MEMBERS of the audience in the Durban City Hall for the last concert of the summer season of the KZN Philharmonic Orchestra (pictured) must have been surprised to hear familiar strains of Tchaikovsky presented as Mahatma Gandhi’s favourite tune.

Late changes in the performed programme were not reflected in the printed programme, which listed the first item as an arrangement of a Hindu devotional song. In fact, the concert opened with the well-known Polonaise and Waltz from Tchaikovsky’s opera Eugene Onegin. Somebody had decided the original programme was too short, so these two items were included (and were well played under the skilful baton of the Chinese conductor En Chao).

The programme was arranged to mark the coming Brics meeting in Durban and it featured music from India, Brazil and Russia, with a compositional role for South Africa, and a Chinese conductor. The most unusual item was an arrangement for orchestra of the Hindu song Raghupati Raghav Raja Ram, Gandhi’s favourite. The song is seen as advancing the idea of the unity of religions.

The arrangement was made by Naum Rousine, a violinist in the orchestra and one of its resident conductors. He was born in Russia, but has lived in South Africa for 21 years. His arrangement turned out to be a deft fusion of Indian tonalities and rhythms with a traditional western style.

The result was an attractive atmospheric piece, quite gentle but rising to a big climax. The Indian influence was emphasised by the inclusion of a sitar, the many-stringed instrument that resembles a guitar, and the tabla, a pair of small hand drums.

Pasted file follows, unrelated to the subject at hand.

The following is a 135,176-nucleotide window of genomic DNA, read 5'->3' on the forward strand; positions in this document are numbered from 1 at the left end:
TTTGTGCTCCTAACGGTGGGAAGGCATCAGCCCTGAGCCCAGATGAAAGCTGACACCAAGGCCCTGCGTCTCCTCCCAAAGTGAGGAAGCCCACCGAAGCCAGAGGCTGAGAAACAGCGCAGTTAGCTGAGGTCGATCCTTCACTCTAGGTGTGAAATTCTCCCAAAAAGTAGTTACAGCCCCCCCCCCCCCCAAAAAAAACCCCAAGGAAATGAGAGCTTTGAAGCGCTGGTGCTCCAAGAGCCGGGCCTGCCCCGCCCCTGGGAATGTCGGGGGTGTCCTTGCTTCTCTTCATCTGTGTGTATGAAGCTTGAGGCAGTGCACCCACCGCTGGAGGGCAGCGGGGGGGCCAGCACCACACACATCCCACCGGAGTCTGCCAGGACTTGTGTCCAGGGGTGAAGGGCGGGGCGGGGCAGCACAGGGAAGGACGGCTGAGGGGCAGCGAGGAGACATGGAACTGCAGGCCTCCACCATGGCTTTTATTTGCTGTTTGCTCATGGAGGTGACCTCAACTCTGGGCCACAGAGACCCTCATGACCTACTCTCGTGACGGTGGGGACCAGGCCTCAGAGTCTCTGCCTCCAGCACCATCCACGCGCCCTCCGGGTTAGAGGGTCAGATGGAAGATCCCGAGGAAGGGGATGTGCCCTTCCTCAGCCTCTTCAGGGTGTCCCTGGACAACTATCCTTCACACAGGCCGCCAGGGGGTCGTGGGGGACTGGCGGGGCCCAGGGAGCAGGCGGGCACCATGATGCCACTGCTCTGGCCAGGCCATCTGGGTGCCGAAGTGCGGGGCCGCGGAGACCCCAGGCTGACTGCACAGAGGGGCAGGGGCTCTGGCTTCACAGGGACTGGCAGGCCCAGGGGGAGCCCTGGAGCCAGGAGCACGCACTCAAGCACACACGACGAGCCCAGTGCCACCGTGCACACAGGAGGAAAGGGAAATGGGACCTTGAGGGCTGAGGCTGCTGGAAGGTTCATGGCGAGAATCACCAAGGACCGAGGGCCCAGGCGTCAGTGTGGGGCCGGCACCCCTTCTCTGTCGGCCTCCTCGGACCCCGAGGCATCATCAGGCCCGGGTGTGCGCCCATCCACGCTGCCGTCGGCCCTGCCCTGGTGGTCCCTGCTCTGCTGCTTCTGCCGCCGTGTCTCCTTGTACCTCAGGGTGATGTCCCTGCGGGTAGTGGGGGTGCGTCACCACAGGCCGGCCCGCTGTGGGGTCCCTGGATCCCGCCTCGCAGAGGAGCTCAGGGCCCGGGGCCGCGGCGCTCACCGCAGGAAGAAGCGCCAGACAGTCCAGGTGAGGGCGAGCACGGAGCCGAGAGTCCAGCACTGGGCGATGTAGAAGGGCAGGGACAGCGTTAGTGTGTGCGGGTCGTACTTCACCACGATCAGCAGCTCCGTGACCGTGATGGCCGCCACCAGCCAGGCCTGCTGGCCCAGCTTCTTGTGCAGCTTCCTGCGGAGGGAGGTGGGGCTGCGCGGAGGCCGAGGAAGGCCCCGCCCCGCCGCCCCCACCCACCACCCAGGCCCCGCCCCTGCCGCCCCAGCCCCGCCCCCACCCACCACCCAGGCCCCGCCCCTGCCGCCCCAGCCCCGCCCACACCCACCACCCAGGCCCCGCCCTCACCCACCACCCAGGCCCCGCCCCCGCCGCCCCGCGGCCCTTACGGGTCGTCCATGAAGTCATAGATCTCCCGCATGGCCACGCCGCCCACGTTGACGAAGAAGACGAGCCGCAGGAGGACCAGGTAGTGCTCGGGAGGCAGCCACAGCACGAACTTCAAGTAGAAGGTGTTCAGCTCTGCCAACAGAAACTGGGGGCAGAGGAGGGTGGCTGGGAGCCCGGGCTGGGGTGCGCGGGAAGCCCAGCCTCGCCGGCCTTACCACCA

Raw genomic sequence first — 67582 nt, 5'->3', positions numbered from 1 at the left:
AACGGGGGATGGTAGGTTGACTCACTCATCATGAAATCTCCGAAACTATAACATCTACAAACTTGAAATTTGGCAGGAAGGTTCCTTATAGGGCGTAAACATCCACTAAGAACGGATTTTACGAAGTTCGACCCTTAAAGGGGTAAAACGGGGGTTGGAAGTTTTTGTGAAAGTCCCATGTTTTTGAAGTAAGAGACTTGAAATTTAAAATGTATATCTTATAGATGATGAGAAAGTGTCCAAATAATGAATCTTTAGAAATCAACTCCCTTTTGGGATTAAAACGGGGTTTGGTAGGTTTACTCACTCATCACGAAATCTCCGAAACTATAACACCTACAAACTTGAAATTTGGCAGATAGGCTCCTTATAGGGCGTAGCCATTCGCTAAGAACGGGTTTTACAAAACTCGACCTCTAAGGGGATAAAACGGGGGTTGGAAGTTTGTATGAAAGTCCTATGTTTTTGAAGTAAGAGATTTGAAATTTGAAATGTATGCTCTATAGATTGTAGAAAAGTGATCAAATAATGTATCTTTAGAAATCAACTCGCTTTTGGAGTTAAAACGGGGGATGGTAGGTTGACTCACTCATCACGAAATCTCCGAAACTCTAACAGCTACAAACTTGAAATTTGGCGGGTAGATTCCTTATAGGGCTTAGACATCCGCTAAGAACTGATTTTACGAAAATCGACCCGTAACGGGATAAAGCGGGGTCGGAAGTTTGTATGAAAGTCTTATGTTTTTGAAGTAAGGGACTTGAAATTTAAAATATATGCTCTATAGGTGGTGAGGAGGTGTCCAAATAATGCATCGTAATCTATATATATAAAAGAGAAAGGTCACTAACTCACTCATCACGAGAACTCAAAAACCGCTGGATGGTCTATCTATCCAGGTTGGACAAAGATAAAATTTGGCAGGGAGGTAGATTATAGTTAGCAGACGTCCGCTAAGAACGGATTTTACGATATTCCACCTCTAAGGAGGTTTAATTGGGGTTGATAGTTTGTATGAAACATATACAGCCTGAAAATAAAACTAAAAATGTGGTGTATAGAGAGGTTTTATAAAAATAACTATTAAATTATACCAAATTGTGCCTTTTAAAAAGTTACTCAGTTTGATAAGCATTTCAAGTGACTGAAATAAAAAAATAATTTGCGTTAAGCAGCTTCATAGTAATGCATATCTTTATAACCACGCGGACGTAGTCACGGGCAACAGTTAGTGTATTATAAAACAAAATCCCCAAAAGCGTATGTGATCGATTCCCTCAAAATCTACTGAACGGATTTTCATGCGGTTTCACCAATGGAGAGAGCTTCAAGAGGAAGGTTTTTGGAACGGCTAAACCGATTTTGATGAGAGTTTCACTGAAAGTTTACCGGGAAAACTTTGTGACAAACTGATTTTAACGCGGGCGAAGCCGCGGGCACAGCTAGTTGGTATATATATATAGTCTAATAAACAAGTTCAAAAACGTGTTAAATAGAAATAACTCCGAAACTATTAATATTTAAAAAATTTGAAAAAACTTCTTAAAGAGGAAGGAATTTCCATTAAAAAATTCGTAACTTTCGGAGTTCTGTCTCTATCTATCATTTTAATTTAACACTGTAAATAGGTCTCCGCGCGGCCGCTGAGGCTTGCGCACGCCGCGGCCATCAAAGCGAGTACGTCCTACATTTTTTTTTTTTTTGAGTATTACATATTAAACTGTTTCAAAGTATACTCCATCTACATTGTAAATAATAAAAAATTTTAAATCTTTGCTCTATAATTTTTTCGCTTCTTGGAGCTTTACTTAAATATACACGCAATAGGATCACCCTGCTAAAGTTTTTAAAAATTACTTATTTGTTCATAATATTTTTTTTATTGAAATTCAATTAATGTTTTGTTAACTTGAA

The Pretoria pianist Ben Schoeman, 30, was the soloist in the Bachianas Brasileiras No 3 by the 20th century Brazilian composer Heitor Villa-Lobos.

This is another combination of two cultures, the folk music of Brazil and the baroque music of Europe exemplified by Johann Sebastian Bach. It is brilliant, clever, strong, direct, basic music, and the performance was excellent.

Schoeman is one of South Africa’s best pianists and he delivered Villa-Lobos’ rapid repeated notes and thundering octaves with aplomb and assurance. As an encore he played a delightful children’s piece by Villa-Lobos.

Finally, the orchestra gave a good performance of one of Tchaikovsky’s lesser-known symphonies, No 2, called The Little Russian because much of it is based on the folk music of the Ukraine, known in his time as “Little Russia”. –